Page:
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Russia: Why Does Moscow’s Perennial Quest for Recognition Go Nowhere?

Russian Foreign Minister Sergei Lavrov meets with US President Donald Trump on May 10. Lavrov’s haughty and mocking behavior surrounding the Oval Office visit represented a major misstep for Moscow and exemplified how Russia’s insecurity has driven it to go about trying to gain parity with Western powers in all the wrong ways. (Photo: Russian Ministry of Foreign Affairs)

The rise of Donald Trump’s administration in the United States was supposed to be a boon for Russia. Instead, it has become a source of profound disappointment for the Kremlin.
 
Russia’s expectation was that Trump’s remarkable electoral victory would enable Moscow to achieve a long-standing goal – to be regarded as Washington’s equal as a global player. But geopolitical parity once again has turned out to be elusive for Russian leaders.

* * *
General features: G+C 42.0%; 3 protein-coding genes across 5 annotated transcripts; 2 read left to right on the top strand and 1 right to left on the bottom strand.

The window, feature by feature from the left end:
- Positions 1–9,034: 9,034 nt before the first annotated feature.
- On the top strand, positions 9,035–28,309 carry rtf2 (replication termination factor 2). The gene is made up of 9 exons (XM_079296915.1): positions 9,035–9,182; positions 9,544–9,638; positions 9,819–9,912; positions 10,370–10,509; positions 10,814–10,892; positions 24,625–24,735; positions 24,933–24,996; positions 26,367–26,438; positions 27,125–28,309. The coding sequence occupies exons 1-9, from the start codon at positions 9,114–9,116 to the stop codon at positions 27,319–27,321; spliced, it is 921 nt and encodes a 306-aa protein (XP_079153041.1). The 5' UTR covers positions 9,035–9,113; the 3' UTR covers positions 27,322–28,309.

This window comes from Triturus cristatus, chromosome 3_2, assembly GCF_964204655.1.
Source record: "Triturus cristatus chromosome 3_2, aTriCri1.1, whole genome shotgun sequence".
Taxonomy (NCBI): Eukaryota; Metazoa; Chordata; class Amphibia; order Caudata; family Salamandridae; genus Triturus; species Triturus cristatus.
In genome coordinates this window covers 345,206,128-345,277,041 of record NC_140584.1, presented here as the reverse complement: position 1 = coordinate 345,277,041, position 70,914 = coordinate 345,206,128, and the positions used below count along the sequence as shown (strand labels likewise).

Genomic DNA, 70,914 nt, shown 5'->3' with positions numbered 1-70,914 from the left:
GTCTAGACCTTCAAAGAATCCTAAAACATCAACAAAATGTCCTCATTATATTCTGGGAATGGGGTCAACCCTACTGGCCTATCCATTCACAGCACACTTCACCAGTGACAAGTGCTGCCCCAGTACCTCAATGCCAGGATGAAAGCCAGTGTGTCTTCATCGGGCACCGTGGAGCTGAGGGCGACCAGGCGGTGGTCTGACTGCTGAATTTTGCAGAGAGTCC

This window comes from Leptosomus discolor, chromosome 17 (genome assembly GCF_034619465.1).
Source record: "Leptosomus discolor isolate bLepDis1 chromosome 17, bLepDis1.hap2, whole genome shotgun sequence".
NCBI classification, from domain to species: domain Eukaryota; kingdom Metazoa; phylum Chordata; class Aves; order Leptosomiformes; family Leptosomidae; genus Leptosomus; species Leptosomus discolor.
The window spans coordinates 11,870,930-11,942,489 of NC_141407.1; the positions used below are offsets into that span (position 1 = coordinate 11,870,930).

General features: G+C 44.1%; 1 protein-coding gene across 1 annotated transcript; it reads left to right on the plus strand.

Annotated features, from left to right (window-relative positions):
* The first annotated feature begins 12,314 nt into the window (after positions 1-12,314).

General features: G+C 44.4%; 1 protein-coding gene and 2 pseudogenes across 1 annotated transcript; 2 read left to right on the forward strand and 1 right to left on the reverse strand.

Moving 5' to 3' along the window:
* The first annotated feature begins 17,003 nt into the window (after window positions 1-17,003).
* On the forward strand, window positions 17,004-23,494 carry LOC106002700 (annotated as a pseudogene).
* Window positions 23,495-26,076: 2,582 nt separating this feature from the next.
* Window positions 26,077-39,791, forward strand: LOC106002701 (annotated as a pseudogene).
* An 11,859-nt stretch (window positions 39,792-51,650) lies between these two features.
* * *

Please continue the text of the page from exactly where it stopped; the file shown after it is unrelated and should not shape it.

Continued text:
And now, it is hard to imagine how the United States can engage Russia in any constructive way for the foreseeable future, given that Trump finds himself embroiled in a burgeoning scandal relating to his campaign’s and administration’s dealings with Russian officials, and his firing of FBI Director James Comey amid the agency’s ongoing investigation into those ties.
 

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Igor Torbakov is Senior Fellow at Uppsala University and at the Swedish Institute of International Affairs in Stockholm, Sweden.

Russia: Why Does Moscow’s Perennial Quest for Recognition Go Nowhere?

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